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A Plague Of Soars - Warps In The Fabric Of Pop
Daniel Barrow , April 13th, 2011 07:31

Daniel Barrow explores "the soar", which he says is the defining trope in pop music in recent years

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It's second nature now: clubs, radio, ringtones, house-parties, shop soundtrack loops – it saturates our soundworlds such that we almost forget that pop wasn't always thus. Let's call it, for want of a better term, the 'Soar': a move that's been creeping into ubiquity in pop songwriting – that surge from a dynamically static mid-tempo 4/4 verse to a ramped-up major-key chorus, topped, in the case of female singers, with fountaining melisma; the moment the producer deploys the riff, the synth-gush, the shouted vocal-hook for which the whole of the rest of the song is a mere appendage, a prologue and epilogue that only the chorus validates. If you've heard it – and rest assured, you have – it's because it developed, as a trope, in some of the most inescapable songs of the last few years: 'I Gotta Feeling', 'Empire State of Mind' (both Jay-Z-enhanced and solo versions), 'Tik Tok', Flo Rida's 'Club Can't Even Handle Me Yet', 'California Gurlz'.

Choruses, of course, have always required shifts in key and tempo, have always been central moments of excitement – but it seems we're witnessing an historic shift in the nature of the chorus, and, more strangely, in the nature of pop itself. For it seems with the 'Soar' that the writers and producers believe the chorus, and its expected affect – pop's overpowering and seduction of us – can be started as if one were flicking on a switch; the sudden, vertiginous leap of the pre-chorus to something like Katy Perry's 'Teenage Dream' seems designed to elicit a purely Pavlovian response, like an electroded corpse twitching when the current's switched on.

Another factor that differentiates the 'Soar' from the time-honoured pop chorus is the way it implies a rhythmic restructuring of song: the curiously unearned bursts of euphoria that puncture 'I Gotta Feeling' seem unrelated to what surround them; the song's individual parts begin to resemble plastic modular bits to shuffled around at will. It's a structure that denies any room for complexity or thought, verses compressed and claustrophobic, lyrics walled-in by the migraine-hammering beat, as they hurry towards the hands-in-the-air moment, to the central message – "Tonight's gonna be a good, good night" – delivered with hectoring force. The clumsy delivery of Akon on David Guetta's 'Sexy Bitch' – declaring he's looking for a description of a woman's attraction "with-out be-in' dis-re-speeect-fuuuuuul", the phrases trailed and elongated over the start of the 'Soar' – confounds any notion of rap 'flow' – and, indeed, the horizontal rhythmic slippage hip-hop implies is replaced here by a profoundly inorganic structure, a monotony of eruptions. It's a structure that resists the rewind impulse: the listener is shunted from start to end of the track, from opening to verse to chorus to verse to middle-eight to etc. as if on a moving pavement, leaving nothing to reinvestigate, no space or lacunae, no opportunity to track back in memory; nothing lingers. It exemplifies the problem that Neil Kulkarni identified in these pages: that contemporary (read: post-modern) pop can only present us with what we already know, "the endlessly prescriptive, dully didactic cheese shot out by the agony aunt/uncle", that it seems incapable of generating new affects, of re-presenting the shocks that shake our real lives. It realises the old elitist saw about pop: that the industry thinks we're simpletons.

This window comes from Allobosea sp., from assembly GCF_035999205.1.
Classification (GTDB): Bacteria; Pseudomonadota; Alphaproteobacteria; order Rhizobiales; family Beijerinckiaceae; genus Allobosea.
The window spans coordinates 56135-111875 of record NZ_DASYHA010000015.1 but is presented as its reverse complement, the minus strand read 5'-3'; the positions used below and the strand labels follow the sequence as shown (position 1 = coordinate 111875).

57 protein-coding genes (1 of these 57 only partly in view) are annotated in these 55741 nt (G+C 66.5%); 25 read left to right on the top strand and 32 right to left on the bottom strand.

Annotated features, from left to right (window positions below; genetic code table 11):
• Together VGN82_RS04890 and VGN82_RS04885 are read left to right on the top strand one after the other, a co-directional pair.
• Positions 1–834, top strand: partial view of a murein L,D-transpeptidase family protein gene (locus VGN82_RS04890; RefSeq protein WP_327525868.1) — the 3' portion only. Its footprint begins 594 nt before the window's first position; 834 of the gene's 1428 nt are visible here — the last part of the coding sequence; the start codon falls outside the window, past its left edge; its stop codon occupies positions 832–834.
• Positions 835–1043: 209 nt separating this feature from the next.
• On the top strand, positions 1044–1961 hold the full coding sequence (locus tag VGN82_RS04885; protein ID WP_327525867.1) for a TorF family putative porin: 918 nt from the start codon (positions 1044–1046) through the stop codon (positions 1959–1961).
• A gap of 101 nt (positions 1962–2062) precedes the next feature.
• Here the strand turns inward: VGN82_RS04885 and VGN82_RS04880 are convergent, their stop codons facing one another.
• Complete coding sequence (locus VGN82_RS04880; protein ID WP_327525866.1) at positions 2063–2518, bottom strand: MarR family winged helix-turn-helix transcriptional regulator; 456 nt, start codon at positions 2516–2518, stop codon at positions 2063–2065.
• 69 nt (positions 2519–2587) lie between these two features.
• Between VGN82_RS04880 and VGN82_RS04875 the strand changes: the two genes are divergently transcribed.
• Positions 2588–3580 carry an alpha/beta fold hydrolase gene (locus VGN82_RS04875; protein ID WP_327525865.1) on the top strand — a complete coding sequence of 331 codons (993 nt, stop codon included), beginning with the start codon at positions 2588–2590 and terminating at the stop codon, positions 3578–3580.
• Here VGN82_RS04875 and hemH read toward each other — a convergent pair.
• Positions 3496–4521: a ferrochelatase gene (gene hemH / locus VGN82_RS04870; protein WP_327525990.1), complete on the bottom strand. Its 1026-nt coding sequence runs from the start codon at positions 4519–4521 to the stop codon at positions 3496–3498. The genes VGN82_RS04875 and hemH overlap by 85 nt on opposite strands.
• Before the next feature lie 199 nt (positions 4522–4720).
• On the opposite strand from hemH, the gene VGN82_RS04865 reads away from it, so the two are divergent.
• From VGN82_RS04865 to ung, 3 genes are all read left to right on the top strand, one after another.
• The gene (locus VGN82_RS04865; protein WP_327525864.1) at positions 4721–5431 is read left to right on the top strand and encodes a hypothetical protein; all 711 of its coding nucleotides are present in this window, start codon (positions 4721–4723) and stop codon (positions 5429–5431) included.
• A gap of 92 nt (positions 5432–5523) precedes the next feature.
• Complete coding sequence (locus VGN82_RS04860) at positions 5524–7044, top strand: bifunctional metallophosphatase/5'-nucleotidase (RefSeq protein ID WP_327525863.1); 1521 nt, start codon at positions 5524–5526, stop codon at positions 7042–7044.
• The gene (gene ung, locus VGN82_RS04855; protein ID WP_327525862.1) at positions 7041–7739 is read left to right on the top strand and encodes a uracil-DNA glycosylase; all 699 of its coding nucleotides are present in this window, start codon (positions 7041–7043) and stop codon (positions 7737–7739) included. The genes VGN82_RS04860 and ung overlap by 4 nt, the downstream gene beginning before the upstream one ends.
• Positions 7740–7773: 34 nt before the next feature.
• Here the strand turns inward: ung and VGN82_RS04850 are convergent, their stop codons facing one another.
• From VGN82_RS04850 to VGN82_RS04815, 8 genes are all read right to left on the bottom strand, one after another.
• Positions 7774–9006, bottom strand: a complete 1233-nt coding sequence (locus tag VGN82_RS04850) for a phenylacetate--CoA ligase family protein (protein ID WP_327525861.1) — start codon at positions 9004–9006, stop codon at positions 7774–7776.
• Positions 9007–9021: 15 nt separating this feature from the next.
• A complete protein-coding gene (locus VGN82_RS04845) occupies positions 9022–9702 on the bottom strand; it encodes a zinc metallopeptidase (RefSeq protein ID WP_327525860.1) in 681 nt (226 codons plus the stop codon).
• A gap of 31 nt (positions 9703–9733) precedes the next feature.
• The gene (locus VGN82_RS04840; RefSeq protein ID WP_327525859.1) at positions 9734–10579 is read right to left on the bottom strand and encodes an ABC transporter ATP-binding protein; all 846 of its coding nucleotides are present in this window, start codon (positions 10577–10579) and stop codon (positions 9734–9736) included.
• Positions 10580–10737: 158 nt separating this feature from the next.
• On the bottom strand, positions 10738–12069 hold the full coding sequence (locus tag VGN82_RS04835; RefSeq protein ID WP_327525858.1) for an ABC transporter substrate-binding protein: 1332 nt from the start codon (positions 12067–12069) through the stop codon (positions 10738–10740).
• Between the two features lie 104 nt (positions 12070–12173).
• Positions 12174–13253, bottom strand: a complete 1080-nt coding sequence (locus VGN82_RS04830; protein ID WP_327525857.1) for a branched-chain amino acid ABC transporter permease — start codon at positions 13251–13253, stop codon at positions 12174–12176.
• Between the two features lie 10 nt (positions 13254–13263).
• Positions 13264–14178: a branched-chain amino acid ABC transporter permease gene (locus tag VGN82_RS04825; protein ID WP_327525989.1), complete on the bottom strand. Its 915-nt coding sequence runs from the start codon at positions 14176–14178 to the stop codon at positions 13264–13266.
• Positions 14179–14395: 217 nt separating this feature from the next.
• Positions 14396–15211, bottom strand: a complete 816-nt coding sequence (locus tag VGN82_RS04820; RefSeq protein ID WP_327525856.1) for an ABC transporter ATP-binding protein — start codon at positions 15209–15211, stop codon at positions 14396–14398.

All this is explainable if you're willing to swallow it: by the increasing influence of mainstream dance music – house and especially trance – over pop. Apparently hip hop and R&B, which, as a schoolboy, I remember magnanimously suffered to share the charts with dance stragglers like Ian van Dahl, Zombie Nation and Darude, has given up its position of commercial and formal dominance to the latter. The anxieties were already there in Simon Reynolds and Sasha Frere-Jones' (perhaps premature) notes on 'the death of hip-hop' in 2009: its exhaustion as a creative and market force was evidenced by the fact "that rap producers are abandoning swing and syncopation for more pulse-based club rhythms (house/trance/electro-pop), resulting in a shift to a European rather than African-American feel", demonstrated by Flo Rida's Hi-NRG sampling 'Right Round', a track with one hell of a soar.